This has not been a good week for Julio Cesar Chavez Jr. First the son of the Mexican boxing legend was outboxed and thoroughly beaten by Argentinian Sergio Martinez on Saturday, his first career loss and the loss of his WBC middleweight belt. Only an amazing 12th round, in which Chavez almost knocked out Martinez, saved him from complete embarrassment. That came on Wednesday when Chavez tested positive after the fight for marijuana. Spokesman Lee Samuels said Wednesday in a statement that Top Rank was reviewing the report of a positive marijuana test. He said Chavez, 26, will explain the results before the Nevada State Athletic Commission. Commission executive Keith Kizer declined to provide a name to the Associated Press, but said one of 32 fighters who took part in bouts at two Las Vegas venues last Saturday tested positive for marijuana. Kizer said the commission is awaiting results of pre-fight tests for banned substances before releasing all the results. This being his second offense in Nevada, Chavez could face a year’s suspension and the loss of up to 100% of his purse, which was $3 million, before any pay-per-view revenue he receives. Chavez fell to 46-1-1 with 32 knockouts with his loss to Martinez.
Top Rank Chairman Bob Arum told the Los Angeles Times Wednesday that he will argue for the Nevada commission to treat Chavez with leniency because he doesn’t view marijuana as a performance-enhancing drug, and, in fact, would like to see it legalized. “You certainly worry about the repercussions, but we have a great commission in Nevada that understands what the social issues are,” Arum said. “As far as I’m concerned, marijuana should be legal and you can quote me on that.” Arum told the Times he’s been told Chavez Jr. smoked marijuana “three weeks to a month out of breaking camp because he was having trouble sleeping . . . it was therapeutic use for insomnia.” This is not the first time Chavez has tested positive for a banned substance. In 2009, he tested positive for Furosemide, a diuretic used to help lose weight or as a masking agent for steroids. The NSAC suspended him for seven months and he was fined $10,000. His fight was changed from an easy victory against Troy Rowland to a no-decision, the only blemish on Chavez’s record prior to his loss to Martinez. Earlier this year Chavez was charged with DUI in Los Angeles. He reached a plea deal and received three years probation and was ordered to attend Alcoholics Anonymous.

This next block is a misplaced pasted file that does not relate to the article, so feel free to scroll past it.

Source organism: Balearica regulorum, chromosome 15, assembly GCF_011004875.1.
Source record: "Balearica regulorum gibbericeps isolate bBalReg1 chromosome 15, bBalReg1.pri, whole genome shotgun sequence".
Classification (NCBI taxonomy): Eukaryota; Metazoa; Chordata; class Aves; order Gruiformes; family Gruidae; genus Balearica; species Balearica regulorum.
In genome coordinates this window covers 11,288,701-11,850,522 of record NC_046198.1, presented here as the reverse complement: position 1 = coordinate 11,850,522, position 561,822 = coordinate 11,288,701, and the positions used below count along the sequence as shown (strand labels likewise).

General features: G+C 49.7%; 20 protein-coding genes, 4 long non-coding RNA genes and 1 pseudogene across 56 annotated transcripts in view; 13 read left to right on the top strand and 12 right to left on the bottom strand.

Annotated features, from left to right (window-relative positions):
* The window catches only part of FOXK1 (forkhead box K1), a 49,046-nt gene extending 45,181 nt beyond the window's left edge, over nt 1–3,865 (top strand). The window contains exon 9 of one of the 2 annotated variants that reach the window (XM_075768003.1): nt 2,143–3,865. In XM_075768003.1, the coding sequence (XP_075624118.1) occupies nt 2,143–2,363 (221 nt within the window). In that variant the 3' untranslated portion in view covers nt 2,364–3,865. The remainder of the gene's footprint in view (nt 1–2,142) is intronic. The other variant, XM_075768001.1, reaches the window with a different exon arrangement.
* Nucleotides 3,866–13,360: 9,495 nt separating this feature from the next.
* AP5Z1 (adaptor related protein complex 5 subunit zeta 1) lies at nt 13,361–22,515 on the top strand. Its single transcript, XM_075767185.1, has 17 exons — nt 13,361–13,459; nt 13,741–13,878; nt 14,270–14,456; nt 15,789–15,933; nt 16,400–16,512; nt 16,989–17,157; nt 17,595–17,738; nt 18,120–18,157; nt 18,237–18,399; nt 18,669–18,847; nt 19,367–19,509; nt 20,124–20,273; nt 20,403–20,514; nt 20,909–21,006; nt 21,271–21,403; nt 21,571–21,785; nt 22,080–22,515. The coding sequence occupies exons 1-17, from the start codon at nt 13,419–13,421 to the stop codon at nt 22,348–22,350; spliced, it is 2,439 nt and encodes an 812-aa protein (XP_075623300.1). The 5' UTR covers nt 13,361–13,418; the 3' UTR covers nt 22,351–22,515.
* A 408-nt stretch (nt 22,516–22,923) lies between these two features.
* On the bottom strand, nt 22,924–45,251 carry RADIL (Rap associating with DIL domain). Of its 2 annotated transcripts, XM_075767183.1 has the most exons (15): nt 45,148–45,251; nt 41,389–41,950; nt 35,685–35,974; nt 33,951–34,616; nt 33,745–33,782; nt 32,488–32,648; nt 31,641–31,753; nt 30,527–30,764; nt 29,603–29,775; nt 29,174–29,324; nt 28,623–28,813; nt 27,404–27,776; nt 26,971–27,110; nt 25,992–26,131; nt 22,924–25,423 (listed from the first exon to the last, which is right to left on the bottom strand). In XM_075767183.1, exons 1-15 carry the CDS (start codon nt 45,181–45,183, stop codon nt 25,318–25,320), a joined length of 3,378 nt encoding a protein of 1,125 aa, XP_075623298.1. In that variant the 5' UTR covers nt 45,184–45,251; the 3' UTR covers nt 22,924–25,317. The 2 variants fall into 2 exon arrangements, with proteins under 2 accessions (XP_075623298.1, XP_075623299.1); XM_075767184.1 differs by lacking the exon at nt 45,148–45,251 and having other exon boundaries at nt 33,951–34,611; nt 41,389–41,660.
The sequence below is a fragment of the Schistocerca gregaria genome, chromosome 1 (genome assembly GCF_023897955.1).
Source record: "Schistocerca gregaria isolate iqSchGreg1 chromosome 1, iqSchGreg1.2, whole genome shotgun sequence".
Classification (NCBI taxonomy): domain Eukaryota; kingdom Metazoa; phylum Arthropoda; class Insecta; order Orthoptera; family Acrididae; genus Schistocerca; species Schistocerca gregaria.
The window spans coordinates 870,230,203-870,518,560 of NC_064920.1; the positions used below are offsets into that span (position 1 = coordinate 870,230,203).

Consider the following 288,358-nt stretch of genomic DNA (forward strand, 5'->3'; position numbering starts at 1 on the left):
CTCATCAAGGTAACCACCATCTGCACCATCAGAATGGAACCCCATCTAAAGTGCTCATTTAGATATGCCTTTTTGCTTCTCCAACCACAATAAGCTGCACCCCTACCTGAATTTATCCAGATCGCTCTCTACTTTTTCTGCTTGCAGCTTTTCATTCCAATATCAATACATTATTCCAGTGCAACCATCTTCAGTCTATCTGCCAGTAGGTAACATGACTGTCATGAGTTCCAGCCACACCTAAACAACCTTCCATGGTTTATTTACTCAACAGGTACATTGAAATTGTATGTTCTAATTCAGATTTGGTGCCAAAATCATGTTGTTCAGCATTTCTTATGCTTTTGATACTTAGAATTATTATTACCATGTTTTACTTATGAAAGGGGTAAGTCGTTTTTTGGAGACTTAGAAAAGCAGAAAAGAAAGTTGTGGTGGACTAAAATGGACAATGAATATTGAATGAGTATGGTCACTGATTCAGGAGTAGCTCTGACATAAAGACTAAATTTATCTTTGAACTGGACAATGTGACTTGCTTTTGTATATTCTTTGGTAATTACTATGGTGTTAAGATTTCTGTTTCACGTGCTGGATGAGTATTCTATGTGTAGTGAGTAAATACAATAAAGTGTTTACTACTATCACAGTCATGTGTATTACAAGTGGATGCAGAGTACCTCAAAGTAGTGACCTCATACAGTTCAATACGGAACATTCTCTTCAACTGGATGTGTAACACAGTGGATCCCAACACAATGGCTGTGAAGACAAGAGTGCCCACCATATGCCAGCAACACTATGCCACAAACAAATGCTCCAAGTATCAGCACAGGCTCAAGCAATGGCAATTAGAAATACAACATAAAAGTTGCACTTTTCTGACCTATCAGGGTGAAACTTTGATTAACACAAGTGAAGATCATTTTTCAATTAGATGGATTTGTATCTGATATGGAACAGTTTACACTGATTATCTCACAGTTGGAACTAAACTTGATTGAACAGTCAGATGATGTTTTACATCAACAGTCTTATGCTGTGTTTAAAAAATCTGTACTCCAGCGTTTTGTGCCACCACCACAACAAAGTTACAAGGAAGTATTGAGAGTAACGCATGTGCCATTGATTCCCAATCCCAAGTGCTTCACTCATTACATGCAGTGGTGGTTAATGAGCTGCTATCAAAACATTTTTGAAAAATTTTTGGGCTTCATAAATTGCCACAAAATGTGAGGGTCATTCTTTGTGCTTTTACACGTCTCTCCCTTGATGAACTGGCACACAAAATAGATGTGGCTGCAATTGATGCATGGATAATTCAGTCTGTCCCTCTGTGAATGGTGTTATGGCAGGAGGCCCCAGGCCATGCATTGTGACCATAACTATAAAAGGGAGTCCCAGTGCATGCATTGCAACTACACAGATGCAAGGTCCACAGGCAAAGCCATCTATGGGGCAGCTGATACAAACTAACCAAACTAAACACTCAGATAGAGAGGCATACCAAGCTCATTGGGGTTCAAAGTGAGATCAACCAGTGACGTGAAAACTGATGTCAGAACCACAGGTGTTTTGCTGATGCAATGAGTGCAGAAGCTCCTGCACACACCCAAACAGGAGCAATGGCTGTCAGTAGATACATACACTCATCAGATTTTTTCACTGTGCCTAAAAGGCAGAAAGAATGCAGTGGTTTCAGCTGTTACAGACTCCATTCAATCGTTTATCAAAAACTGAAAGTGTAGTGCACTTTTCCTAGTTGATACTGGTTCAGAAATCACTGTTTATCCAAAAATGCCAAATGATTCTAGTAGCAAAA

via : USA Today
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